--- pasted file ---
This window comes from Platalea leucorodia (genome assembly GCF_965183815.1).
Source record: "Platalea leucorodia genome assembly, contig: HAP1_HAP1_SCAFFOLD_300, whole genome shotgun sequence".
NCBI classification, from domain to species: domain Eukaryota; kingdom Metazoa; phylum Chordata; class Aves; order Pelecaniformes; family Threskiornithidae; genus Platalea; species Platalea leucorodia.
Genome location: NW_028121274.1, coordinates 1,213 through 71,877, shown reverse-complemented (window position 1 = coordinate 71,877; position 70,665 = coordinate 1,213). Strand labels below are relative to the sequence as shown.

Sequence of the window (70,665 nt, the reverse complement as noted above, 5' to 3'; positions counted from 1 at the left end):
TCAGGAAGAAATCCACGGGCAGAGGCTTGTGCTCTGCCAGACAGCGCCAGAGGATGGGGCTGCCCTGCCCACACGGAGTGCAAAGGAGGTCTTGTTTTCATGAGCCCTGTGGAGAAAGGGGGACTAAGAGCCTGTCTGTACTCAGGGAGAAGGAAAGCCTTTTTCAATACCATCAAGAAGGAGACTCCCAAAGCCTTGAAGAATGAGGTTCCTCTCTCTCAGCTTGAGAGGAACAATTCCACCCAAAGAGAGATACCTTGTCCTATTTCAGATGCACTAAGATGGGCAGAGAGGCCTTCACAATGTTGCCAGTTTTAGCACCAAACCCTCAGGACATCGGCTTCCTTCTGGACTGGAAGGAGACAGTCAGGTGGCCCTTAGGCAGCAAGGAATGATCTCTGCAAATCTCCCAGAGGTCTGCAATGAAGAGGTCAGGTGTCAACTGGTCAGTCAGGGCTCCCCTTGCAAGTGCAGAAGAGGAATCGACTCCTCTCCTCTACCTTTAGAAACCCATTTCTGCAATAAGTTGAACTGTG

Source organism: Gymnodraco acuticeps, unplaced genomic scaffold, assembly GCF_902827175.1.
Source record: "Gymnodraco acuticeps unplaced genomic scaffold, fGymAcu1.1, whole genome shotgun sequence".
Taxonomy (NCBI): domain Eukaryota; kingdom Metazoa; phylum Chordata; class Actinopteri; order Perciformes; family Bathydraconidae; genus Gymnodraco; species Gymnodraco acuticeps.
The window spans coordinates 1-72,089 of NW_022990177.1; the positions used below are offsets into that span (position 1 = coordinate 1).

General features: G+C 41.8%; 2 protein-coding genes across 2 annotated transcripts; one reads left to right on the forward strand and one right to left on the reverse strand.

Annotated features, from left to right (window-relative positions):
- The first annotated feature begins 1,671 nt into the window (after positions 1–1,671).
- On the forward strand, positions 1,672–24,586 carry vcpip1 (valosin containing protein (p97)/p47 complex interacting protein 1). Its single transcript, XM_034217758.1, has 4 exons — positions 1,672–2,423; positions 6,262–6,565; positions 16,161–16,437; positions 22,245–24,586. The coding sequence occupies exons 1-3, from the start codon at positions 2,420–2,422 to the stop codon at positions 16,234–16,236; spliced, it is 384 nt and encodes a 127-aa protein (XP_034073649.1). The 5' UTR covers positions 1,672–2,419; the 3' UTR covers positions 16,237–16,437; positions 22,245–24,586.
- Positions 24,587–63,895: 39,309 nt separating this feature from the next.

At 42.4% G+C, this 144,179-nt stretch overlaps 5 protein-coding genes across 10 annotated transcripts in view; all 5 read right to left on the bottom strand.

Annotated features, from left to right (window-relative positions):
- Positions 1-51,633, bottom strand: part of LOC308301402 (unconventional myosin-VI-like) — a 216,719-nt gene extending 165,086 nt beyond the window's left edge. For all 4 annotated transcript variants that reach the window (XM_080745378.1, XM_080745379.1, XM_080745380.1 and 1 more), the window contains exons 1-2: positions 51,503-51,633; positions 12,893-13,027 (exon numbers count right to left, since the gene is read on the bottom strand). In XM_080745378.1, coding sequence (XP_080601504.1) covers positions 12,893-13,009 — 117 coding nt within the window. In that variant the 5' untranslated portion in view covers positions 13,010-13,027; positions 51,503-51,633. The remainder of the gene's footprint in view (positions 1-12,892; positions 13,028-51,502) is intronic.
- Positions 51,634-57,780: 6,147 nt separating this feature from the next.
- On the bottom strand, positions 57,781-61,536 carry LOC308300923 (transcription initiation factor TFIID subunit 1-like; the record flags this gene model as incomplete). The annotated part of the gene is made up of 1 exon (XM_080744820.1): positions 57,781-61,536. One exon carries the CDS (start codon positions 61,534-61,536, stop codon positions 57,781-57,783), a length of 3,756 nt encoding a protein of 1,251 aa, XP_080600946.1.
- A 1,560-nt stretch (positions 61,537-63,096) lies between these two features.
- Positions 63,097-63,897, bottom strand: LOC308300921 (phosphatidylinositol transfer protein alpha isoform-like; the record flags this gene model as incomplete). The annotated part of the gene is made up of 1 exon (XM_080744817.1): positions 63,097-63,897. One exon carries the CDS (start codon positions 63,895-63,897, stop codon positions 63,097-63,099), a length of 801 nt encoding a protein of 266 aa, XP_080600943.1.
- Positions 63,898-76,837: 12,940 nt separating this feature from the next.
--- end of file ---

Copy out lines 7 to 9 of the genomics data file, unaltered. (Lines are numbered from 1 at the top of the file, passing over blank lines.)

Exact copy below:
Source organism: Gymnodraco acuticeps, unplaced genomic scaffold, assembly GCF_902827175.1.
Source record: "Gymnodraco acuticeps unplaced genomic scaffold, fGymAcu1.1, whole genome shotgun sequence".
Taxonomy (NCBI): domain Eukaryota; kingdom Metazoa; phylum Chordata; class Actinopteri; order Perciformes; family Bathydraconidae; genus Gymnodraco; species Gymnodraco acuticeps.